Gender equality is integral to modern democracy, a central goal UN member states, and a pillar of the UN 2030 Agenda for Sustainable Development. As observed in a recent OECD report, “Never before has the determination to achieve gender equality been so impressive – nor the need so self-evident.”[1] Despite these unequivocal declarations and statements of support, substantial gender gaps persist. In some cases, these gaps are even widening due to recent crises such as the COVID-19 pandemic or conflicts and wars that impact the health, participation, and well-being of women and girls.[2]

Policies that aim to advance gender equality must go beyond lip service. In addition to legal and regulatory provisions, gender equality requires budgetary planning, fiscal analysis, and the effective allocation and distribution of financial resources. Gender mainstreaming cannot leave funding out of the equation, as it is a critical lever for implementing the policy goals to which UN member states have committed. 

Gender budgeting (GB) requires that fiscal policies be developed and analysed in terms of their consequences for gender outcomes. While many countries have introduced measures to address gender inequality, few have systematically integrated gender into the normal budgeting process across all ministries and at all levels of government. Effective gender budgeting requires not only a strong strategic framework, with gender equality goals and legislative underpinning, but also tools for implementation and a supportive environment that includes training and gender-disaggregated data.[3]

In addition to gender budgeting, NGOs and initiatives that advocate for women’s rights need targeted funding. Such organizations have been shown to be primary drivers of gender equality,[4] and yet the resources they receive are usually small in scale and granted for project-specific work, rather than integrated into budgets for long-term, sustainable initiatives. Moreover, these funds tend to be granted to large intergovernmental organizations based in the Global North, and relatively little funding eventually reaches small grassroots organizations in the Global South. [5] In this context, funds are often allocated without engaging potential recipients in the decision-making process. The picture is further complicated by a lack of tools and data necessary to monitor the allocation and impact of funding for activities aimed to address gender inequality. The GEAC’s recommendations focus on the issue of funding at broadest levels of domestic and foreign policy: first, through the principles of gender-responsive budgeting; and second, through access to financial resources for domestic and international programs aimed at gender equality.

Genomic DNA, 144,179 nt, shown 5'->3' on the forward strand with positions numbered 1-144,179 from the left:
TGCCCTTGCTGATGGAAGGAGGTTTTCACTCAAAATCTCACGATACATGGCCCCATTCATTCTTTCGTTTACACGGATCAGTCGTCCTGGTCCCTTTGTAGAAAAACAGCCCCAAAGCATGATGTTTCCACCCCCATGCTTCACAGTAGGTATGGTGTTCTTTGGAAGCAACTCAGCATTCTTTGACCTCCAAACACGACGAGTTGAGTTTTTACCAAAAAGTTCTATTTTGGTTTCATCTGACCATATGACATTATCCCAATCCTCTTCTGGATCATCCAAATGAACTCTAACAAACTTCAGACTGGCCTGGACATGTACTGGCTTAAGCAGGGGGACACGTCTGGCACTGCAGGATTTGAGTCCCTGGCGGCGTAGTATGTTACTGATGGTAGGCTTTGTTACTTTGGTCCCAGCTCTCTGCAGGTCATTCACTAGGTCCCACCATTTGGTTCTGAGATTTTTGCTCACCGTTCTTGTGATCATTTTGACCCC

[1] OECD DAC Network on Gender Equality, Donor Support to Southern Women´s Organizations (OECD, 2016).

[2] Virginia Alonso-Terran et al., Gender Budgeting in G20 Countries (IMF Working Paper, 2021).

[3] Ronnie Downes and Scherie Nicol, Designing and Implementing Gender Budgeting: A Path to Action (OECD, 2020).

[4] Mala Htun and S. Laurel Weldon, “The civic origins of progressive policy change: combatting violence against women in global perspective, 1975- 2005,” American Political Science Review, 106: 3 (2012), 548-569.

[5] OECD, Donor support to Southern Women´s Organizations.

Our Experts

Jutta Allmendinger

Prof. Dr. h.c. Jutta Allmendinger, PhD is the chair of this year’s GEAC under the German G7 presidency. She was previously a member of the UK’s 2021 GEAC. Dr. Allmendinger is President of the WZB Berlin Social Science Center and Professor at Humboldt University Berlin. She is the recipient of numerous awards, including the Federal Cross of Merit, First Class, the Communicator Prize and the Schader Prize. She is active on numerous advisory boards in Germany and abroad, such as the supervisory board of Berlin’s BSR Department of Sanitation and the editorial board of the weekly DIE ZEIT. In 2021, she was appointed by Pope Francis to the Pontificial Academy of Social Sciences.

Zarifa Ghafari

Zarifa Ghafari (Afghanistan) is an activist, broadcaster, and defender of women rights in Afghanistan and beyond. She established the Afghan Women Development and Help Foundation to advocate for women’s inclusion in the Afghan National Army. Ms. Ghafari also served as the first female mayor to the Maidan Wardak province in Afghanistan. 

Juliane Rosin

Juliane Rosin (Germany) is Head of International Affairs at the National Council of German Women’s Organizations (Deutscher Frauenrat, or DF) and leads this year’s Women7. Her work for the DF has focused on women’s dialogues at the G7 and G20, the United Nations Convention on the Elimination of All Forms of Discrimination Against Women, and gender equality across Europe.

Sawako Shirahase

Sawako Shirahase (Japan) is Senior Vice-Rector at the United Nations University and Professor of Sociology at the University of Tokyo. She is currently the director of the University Tokyo Center for Contemporary Japanese Studies. Ms. Shirahase’s research interests include comparative social stratification and demographic transformation, gender and generational relations, and family change and the social security system. She has served on numerous Government of Japan councils and advisory boards, including the Ministry of Internal Affairs and Communications’ Statistical Commission and the Social Security Council of the Ministry of Health, Labour and Welfare.

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